Dean of Students Pastor Tim Griffin delivered Friday morning’s invocation, reading from Philippians 2:5-8: “In your relationships with one another, have the same mindset as Christ Jesus:  Who, being in very nature God, did not consider equality with God something to be used to his own advantage; rather, He made himself nothing by taking the very nature of a servant,  being made in human likeness. And being found in appearance as a man, He humbled himself  by becoming obedient to death  – even death on a cross!”

— Janie Magruder


The Gooding family from San Antonio was on hand to celebrate Richard’s degree in communications.

Much has changed in Richard Gooding’s life in the past three months. In December, he and his wife, Brandi, adopted 18-year-old Ashley, who had been in the foster care system and waiting for a permanent home for seven years after her five brothers and sisters already were adopted. She joined the San Antonio couple’s biological children, Ethan, 10, and Madison, 8. On Valentine’s Day, foster children Adam, 10, Shelby, 8, and Zoey, 5, joined the family, and they will be adopted soon.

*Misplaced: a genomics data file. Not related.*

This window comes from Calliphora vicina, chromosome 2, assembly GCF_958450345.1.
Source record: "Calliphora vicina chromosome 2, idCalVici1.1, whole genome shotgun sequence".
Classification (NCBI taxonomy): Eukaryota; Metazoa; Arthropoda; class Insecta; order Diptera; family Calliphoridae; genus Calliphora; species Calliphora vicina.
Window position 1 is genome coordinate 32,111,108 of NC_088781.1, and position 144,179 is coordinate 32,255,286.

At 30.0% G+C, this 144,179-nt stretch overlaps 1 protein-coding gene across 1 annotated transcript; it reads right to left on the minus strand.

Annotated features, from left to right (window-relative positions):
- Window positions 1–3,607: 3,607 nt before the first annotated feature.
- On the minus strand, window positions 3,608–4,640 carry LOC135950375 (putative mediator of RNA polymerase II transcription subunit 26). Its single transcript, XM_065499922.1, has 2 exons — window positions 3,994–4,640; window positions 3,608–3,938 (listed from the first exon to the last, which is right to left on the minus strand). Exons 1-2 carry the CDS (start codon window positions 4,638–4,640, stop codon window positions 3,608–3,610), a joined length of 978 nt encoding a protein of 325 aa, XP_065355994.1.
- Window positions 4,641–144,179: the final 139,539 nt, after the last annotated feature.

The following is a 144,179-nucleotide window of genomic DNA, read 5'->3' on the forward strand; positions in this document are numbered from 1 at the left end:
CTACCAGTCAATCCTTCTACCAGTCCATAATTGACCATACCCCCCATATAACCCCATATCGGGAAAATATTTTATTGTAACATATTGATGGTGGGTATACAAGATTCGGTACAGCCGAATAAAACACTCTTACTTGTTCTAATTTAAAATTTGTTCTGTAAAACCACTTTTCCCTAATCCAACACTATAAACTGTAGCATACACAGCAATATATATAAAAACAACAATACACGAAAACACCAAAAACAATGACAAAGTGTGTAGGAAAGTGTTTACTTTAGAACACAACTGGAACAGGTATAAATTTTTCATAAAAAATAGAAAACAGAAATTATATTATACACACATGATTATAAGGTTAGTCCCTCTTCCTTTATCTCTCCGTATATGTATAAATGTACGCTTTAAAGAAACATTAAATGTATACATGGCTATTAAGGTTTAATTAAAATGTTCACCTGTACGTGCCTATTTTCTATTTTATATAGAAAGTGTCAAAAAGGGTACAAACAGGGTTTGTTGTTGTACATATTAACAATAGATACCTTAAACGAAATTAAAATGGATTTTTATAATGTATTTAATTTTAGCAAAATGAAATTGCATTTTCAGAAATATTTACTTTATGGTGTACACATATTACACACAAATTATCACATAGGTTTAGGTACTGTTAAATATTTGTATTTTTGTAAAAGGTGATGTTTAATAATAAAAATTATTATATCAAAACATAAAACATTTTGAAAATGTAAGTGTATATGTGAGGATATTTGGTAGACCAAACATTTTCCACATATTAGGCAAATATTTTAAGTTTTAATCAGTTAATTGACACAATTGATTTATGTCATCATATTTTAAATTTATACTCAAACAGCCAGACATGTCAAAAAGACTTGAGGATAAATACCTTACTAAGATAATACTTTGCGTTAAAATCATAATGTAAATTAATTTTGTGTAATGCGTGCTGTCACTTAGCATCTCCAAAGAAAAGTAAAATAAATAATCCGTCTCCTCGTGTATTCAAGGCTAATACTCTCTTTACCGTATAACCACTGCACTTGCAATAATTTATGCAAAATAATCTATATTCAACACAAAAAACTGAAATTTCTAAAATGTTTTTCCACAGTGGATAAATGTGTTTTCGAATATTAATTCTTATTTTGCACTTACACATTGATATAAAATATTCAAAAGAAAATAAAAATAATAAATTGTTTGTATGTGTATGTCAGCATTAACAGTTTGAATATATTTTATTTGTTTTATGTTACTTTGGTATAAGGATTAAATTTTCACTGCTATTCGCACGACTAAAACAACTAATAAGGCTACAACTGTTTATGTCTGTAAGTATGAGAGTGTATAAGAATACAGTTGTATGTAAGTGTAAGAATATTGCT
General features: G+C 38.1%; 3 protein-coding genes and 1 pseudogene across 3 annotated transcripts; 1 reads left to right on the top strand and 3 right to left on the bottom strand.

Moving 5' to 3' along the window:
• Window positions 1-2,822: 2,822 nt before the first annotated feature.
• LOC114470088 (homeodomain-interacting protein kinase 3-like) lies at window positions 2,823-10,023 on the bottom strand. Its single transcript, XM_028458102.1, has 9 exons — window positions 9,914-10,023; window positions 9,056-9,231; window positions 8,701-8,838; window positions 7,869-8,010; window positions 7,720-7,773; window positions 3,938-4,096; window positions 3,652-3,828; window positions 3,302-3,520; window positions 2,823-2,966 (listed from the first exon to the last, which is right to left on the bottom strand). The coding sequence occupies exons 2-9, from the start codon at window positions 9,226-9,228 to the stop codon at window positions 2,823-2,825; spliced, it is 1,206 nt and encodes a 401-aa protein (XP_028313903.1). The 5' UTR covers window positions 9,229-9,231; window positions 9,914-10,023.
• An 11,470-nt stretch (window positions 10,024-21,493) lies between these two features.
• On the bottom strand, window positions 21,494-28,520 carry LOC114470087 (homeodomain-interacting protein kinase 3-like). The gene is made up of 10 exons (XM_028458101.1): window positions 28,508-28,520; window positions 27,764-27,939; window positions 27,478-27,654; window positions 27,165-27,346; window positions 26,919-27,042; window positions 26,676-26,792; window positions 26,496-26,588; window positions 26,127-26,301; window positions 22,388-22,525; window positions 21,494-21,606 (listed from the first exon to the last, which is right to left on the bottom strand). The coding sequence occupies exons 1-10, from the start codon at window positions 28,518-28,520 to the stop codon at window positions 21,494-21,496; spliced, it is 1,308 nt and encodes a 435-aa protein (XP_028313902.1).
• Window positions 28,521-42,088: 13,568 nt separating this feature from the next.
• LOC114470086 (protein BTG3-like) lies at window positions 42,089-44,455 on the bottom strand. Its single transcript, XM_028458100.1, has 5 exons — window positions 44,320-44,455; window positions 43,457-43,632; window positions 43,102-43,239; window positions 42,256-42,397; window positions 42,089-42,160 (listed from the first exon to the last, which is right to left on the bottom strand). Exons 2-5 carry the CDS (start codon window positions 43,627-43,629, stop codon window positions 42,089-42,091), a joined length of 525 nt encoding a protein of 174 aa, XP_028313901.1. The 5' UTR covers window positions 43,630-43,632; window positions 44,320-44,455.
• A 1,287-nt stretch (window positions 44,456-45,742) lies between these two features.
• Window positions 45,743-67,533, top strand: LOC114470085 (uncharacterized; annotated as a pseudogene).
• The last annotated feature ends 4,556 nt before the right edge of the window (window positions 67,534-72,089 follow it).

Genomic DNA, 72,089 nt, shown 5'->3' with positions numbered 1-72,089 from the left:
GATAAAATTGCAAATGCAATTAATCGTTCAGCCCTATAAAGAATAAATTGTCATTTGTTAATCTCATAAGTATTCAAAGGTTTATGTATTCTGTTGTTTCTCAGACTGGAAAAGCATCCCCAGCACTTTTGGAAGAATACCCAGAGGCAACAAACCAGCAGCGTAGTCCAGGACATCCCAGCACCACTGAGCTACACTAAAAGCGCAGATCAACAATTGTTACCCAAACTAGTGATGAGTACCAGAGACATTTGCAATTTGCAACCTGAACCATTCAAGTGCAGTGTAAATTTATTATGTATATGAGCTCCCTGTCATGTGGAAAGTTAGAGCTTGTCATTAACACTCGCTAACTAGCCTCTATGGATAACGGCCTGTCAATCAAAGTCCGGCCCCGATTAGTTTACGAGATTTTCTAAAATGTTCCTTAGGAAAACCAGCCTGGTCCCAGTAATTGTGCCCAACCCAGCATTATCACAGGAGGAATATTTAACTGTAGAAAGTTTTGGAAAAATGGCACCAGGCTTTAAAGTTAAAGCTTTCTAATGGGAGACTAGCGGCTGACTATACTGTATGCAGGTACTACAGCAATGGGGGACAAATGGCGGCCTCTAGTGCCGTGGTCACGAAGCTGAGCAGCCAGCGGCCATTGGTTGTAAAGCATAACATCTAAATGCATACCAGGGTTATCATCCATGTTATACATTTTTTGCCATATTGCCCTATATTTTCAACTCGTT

And now, Richard, an audio-visual production specialist with a medical school for military veterans, is armed with a bachelor’s degree in communications that he hopes to use to expand his career. The Goodings packed all six kids into an RV for a camping trip at Lake Pleasant, northwest of Phoenix, before capping off their adventure with Richard’s graduation.